Current File(s): conf/admin.xml
Format: Native Spring
The IdP supports a small number of "administrative" functions (reloading configurations, the status page, attribute resolver diagnostics) that are exposed as simple web interfaces and as command line scripts. V3.3 includes a new framework for defining administrative flows that will support future development in this area.
In addition to the access control supported by earlier versions, it is now possible to enable the IdP's authentication and attribute resolution features before invoking administrative flows, and to apply access control policies based on user- or attribute-based rules.
In the majority of cases, there's no need to touch this file right now unless you want to do something unusual or exotic with the current administrative features to change their access control model. But it may be useful in the future as additional features are developed, or if you're developing your own features to extend the IdP.
The admin.xml file is where all supported administrative flows are (very minimally) described to the system. This file is new in V3.3; in prior releases the flows included were ad hoc and essentially self-contained, so turning on and off certain features would require modifying the flows. The new framework allows certain features to be configured by the deployer, at the cost of requiring an explicit registration process, similarly to how authentication and profile interceptor flows are defined.
The file contains a Spring list bean named shibboleth.AvailableAdminFlows. Descriptors are of a specific class, and support a number of properties that can be set explicitly or derived with runtime functions/scripts:
Each descriptor contains a constructor parameter named "id" that contains a URI uniquely identifying each flow to the system and that corresponds to the identifiers embedded in the flow implementations themselves (all of the IdP's delivered "top-level" flows are identified by URIs that are prefixed with
The IdP does not at present rely on an "application session" in its own right; rather, each webflow is treated as a separate function to which a requester may have to authenticate itself in order to satisfy an access control policy. However, the IdP's own SSO functionality can be used to gloss over this behavior; to an end user it will usually appear as though he/she is signing on once and simply navigating to different features. A particular advantage of this approach is that step-up authentication is automatic (if you apply different requirements to different flows), since each administrative flow is free to express its own requirements and the IdP's existing capabilities will simply ensure that the right things happen.
You can mark a flow as requiring authentication with either the
authenticated boolean flag or with an
authenticatedPredicate on its descriptor bean.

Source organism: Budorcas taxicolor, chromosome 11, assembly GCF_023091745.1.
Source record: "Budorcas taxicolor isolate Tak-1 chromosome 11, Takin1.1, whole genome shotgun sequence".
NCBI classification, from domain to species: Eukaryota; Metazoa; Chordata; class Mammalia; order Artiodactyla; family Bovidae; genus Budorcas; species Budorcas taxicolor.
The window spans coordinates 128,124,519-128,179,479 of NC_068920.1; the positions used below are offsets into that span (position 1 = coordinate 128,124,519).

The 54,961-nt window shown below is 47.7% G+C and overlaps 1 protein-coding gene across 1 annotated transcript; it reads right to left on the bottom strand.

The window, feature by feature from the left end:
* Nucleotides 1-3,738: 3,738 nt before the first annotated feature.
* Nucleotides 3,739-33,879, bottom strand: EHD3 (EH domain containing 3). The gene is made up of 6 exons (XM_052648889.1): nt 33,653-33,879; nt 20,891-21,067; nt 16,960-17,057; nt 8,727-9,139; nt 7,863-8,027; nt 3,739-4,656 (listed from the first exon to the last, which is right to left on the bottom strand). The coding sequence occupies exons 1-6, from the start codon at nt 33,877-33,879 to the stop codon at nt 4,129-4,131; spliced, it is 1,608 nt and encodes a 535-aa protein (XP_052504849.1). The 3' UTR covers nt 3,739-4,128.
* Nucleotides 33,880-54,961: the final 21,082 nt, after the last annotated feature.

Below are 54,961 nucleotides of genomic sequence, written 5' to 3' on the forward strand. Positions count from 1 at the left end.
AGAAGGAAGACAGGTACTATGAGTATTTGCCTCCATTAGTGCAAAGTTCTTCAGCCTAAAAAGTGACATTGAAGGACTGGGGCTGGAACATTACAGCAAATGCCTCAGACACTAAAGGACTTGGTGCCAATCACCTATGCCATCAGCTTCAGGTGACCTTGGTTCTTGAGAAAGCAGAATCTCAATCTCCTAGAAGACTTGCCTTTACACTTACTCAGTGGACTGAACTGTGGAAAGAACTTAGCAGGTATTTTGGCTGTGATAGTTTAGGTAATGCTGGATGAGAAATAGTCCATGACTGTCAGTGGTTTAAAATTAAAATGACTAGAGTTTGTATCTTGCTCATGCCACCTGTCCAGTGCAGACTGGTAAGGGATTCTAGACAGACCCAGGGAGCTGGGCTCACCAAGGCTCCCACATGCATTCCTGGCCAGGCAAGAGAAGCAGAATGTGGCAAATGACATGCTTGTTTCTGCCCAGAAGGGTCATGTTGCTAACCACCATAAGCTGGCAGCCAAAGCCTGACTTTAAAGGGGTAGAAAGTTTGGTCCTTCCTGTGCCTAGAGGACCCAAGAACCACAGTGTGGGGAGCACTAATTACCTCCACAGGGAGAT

Note that you can configure a different set of authentication flows for administrative access than for ordinary user access. Each profile can rely on a different set of login flows by setting the
authenticationFlows property, although when the MFA flow is involved, this isn't as clear-cut and is usually unnecessary.
More commonly, you can use the
defaultAuthenticationMethods property to indirectly influence which flows are used and how they're used by specifying a required custom Principal that the resulting authentication process must satisfy; this is the same mechanism used to attach similar requirements to services that can't request this for themselves using relying party overrides.
See the AuthenticationFlowSelection topic; essentially, the process of selecting the flow(s) to try is identical because to the IdP, the administrative flow is like a profile flow it's being asked to satisfy requirements for.
By default administrative flows are considered to be "browser-supporting". What that means in practice is nothing, unless you turn authentication on. Then it matters for determining whether to behave in ways that would be expected to break a non-browser client. For example, a simple script should not need to navigate a login form, though it could supply basic-auth credentials. So if you turn authentication for a feature on, but you want to use only authentication features that work with a non-browser client, you would need to set the
nonBrowserSupported flow descriptor property to signal this. Or you could even perform user-agent testing on the fly to set this by plugging in a condition script via
Refer to the developer material under Administration for technical details on developing your own administrative flows.
As noted at the top, most of the current administrative features are actually more like REST-based WebInterfaces.
One additional flow has been added to V3.4, in support of an "attended restart" mode.
|shibboleth.AvailableAdminFlows||List<AdministrativeFlowDescriptor>||List of flow descriptors enumerating the administrative flows available to the system|
|shibboleth.AdminFlow||AdministrativeFlowDescriptor||Abstract parent bean for defining new administrative flow descriptor beans|
|shibboleth.OneTimeAdminFlow 3.4||AdministrativeFlowDescriptor||Abstract parent bean for defining new administrative flow descriptor beans for flows intended to execute only once|